In such an environment, every political figure confronts a stark choice: Get right with the leader and his mass following or get run over. The human race in such circumstances breaks down into predictable categories — and democratic politicians are the most predictable. There are those whose ambition leads them to jump on the bandwagon. They praise the leader’s incoherent speeches as the beginning of wisdom, hoping he will reward them with a plum post in the new order. There are those who merely hope to survive. Their consciences won’t let them curry favor so shamelessly, so they mumble their pledges of support, like the victims in Stalin’s show trials, perhaps not realizing that the leader and his followers will get them in the end anyway.

A great number will simply kid themselves, refusing to admit that something very different from the usual politics is afoot. Let the storm pass, they insist, and then we can pick up the pieces, rebuild and get back to normal. Meanwhile, don’t alienate the leader’s mass following. After all, they are voters and will need to be brought back into the fold. As for Trump himself, let’s shape him, advise him, steer him in the right direction and, not incidentally, save our political skins.

What these people do not or will not see is that, once in power, Trump will owe them and their party nothing. He will have ridden to power despite the party, catapulted into the White House by a mass following devoted only to him. By then that following will have grown dramatically. Today, less than 5 percent of eligible voters have voted for Trump. But if he wins the election, his legions will likely comprise a majority of the nation. Imagine the power he would wield then. In addition to all that comes from being the leader of a mass following, he would also have the immense powers of the American presidency at his command: the Justice Department, the FBI, the intelligence services, the military. Who would dare to oppose him then? Certainly not a Republican Party that lay down before him even when he was comparatively weak. And is a man like Trump, with infinitely greater power in his hands, likely to become more humble, more judicious, more generous, less vengeful than he is today, than he has been his whole life? Does vast power un-corrupt?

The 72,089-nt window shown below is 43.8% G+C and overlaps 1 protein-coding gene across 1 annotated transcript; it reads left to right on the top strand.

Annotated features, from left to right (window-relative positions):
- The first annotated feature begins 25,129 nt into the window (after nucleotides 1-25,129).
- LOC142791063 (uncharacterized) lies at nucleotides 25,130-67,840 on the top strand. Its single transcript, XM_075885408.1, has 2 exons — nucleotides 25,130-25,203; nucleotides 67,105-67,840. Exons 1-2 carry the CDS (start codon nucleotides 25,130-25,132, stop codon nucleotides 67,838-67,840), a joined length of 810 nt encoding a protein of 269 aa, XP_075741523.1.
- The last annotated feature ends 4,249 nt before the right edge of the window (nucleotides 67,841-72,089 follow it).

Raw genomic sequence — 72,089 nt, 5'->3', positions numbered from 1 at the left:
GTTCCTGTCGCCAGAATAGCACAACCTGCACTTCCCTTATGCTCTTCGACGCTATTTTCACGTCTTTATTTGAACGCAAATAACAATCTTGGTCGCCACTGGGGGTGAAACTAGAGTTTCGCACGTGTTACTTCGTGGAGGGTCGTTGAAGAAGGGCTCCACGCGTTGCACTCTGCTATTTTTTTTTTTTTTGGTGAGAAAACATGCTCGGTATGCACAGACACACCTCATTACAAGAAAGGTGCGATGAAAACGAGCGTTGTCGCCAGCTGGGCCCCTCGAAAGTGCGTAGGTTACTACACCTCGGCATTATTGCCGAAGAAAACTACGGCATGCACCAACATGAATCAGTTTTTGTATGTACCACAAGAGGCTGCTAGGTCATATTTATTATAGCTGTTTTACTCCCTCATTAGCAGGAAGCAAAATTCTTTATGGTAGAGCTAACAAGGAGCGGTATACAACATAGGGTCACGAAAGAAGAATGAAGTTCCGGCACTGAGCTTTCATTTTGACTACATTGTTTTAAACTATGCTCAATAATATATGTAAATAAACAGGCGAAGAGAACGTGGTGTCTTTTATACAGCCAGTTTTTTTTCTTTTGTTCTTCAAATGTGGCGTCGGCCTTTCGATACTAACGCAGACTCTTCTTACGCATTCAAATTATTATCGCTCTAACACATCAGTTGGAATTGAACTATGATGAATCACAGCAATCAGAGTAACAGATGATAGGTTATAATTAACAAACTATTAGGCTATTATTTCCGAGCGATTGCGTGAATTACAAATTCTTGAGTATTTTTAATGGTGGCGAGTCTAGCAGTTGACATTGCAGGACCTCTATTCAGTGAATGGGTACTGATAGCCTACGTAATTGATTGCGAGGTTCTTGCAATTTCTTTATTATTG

This is how fascism comes to America, not with jackboots and salutes (although there have been salutes, and a whiff of violence) but with a television huckster, aphony billionaire, a textbook egomaniac “tapping into” popular resentments and insecurities, and with an entire national political party — out of ambition or blind party loyalty, or simply out of fear — falling into line behind him.


Donald Trump Is No Leader—He’s the Voice of America’s Ugly Underbelly

This is how you understand Trump — he’s more of a reflection of his supporters than he is a leader.

Source: AlterNet

Author: Amanda Marcotte/Salon

Emphasis Mine